US virus deaths 'could hit 500,000' by Feb
The US death toll from COVID-19 could surpass 500,000 by February unless nearly all Americans wear face masks, according to researchers, as the country broke its daily record for new infections.
At least 83,948 new cases were reported on Friday due to outbreaks in virtually every part of the country, according to a Reuters tally.
The spike in cases comes less than two weeks before the presidential election on November 3 and is hitting battleground states such as Ohio, Michigan, North Carolina, Pennsylvania and Wisconsin.
The latest estimate of the coming toll, by the widely cited University of Washington's Institute for Health Metrics and Evaluation, reflects fears that cold winter weather will drive Americans indoors, where the virus is more likely to spread.
"We are heading into a very substantial fall/winter surge," said IHME director Chris Murray, who co-led the research.
The number of possible deaths could drop by 130,000 if 95 per cent of Americans would cover their faces, the IHME said, echoing a recommendation by Anthony Fauci, director of the National Institute of Allergy and Infectious Diseases.
US Health Secretary Alex Azar attributed the increase in cases nationwide to the behaviour of individuals, saying household gatherings have become a "major vector of disease spread."
Asked about an assertion by President Donald Trump during Thursday night's presidential debate that the United States is "rounding the turn" on the pandemic, Azar told CNN that Trump was trying to provide hope to Americans waiting for a vaccine.
On Thursday, there were 916 reported fatalities in the United States, a day after the country recorded over 1,200 new deaths for the first time since August.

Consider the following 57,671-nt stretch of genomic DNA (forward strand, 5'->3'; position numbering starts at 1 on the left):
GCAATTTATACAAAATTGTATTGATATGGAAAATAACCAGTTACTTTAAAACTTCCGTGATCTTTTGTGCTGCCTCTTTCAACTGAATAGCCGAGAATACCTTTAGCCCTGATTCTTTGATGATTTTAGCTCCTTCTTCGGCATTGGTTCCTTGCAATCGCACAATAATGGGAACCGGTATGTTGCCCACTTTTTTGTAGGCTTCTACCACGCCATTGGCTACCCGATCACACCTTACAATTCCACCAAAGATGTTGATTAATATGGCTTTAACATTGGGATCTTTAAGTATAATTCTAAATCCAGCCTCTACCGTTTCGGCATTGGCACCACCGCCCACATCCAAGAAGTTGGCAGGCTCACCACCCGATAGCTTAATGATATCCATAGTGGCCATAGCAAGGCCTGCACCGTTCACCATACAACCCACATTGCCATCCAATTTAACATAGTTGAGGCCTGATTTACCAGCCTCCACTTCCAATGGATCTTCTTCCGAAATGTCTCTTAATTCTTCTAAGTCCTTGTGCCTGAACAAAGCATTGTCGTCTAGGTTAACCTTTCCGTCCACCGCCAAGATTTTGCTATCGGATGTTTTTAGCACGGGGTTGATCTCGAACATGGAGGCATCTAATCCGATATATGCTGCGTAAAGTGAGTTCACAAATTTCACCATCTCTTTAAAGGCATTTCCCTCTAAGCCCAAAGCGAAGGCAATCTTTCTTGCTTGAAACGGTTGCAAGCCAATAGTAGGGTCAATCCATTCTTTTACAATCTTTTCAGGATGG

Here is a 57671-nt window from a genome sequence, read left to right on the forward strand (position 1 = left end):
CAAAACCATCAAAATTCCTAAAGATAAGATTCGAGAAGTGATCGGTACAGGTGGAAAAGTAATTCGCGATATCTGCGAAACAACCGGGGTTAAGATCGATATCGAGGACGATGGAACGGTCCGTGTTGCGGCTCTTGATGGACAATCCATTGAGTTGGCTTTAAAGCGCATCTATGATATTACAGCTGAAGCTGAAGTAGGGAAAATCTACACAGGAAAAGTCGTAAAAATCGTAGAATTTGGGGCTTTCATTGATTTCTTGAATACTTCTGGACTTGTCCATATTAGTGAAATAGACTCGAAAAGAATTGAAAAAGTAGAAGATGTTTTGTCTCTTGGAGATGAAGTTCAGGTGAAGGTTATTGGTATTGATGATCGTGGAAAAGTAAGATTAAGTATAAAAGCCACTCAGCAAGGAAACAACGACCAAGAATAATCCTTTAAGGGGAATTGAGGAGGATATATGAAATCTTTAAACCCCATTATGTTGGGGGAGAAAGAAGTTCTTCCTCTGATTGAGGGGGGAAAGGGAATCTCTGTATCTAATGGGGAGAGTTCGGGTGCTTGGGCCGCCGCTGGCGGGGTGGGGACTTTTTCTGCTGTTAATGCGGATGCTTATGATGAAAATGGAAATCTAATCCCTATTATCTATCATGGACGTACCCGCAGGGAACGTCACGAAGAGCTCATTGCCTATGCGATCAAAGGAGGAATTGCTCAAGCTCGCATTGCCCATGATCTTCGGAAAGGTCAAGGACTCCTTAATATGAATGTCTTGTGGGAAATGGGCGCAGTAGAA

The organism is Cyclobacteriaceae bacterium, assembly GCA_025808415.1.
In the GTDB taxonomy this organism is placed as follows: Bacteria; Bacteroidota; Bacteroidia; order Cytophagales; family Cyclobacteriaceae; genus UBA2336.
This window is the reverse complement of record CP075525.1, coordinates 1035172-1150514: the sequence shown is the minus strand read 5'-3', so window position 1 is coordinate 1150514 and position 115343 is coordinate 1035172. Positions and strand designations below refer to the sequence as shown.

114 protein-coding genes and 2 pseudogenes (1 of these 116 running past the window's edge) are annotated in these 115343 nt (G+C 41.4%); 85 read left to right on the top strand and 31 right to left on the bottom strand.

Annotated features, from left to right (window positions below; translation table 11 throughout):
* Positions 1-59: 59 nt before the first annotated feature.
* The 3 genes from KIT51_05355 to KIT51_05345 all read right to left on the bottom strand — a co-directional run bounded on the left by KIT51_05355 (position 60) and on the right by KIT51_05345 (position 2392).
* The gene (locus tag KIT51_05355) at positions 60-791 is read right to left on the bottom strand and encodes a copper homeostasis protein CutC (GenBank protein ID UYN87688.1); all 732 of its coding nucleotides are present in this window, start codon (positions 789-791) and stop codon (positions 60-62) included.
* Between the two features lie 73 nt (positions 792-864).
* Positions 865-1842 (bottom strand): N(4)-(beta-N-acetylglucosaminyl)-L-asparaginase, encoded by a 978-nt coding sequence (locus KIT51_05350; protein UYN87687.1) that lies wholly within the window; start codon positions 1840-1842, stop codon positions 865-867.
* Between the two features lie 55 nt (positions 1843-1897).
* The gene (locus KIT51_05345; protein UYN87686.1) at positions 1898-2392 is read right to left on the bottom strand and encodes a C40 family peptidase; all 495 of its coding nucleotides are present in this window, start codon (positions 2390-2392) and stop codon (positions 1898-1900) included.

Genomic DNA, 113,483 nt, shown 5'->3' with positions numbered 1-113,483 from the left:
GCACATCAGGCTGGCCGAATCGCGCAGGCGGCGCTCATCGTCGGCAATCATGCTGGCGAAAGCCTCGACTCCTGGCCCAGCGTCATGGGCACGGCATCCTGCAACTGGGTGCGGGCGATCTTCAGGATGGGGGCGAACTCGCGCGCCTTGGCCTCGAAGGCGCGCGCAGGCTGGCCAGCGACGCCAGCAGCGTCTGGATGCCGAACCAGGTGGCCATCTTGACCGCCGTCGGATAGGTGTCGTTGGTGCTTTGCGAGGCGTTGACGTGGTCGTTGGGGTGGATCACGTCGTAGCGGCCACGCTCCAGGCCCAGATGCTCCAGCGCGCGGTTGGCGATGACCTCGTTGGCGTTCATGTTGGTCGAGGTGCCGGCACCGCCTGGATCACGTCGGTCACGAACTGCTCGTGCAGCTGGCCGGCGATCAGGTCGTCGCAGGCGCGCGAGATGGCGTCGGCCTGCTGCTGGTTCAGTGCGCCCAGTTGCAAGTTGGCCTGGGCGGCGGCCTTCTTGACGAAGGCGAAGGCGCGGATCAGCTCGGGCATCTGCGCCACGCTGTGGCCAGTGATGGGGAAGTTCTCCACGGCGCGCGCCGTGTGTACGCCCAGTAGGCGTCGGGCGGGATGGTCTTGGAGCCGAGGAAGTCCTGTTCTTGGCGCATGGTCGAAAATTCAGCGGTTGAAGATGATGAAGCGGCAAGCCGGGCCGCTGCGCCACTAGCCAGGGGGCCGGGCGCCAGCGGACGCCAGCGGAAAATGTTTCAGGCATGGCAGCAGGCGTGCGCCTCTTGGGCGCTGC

The number of COVID-19 patients in US hospitals has climbed to a two-month high. There are now more than 41,000 hospitalised patients with coronavirus across the country, up 34 per cent from October 1, according to the Reuters analysis.
North Dakota, with 887 new cases on both Thursday and Friday, remains the hardest-hit state, based on new cases per capita, followed by South Dakota, Montana and Wisconsin.
Dr. Jeff Pothof, an emergency medicine physician at University of Wisconsin Health in Madison, expressed anxiety about lack of compliance with public health measures in the state, where some groups have challenged Democratic Governor Tony Evers' COVID-19 restrictions in court.
The United States has the most cases in the world at 8.5 million and the most fatalities with 224,000 lives lost. The United States has reported over the past week an average of 60,000 new cases per day, the highest seven-day average since early August.
© DPA 2020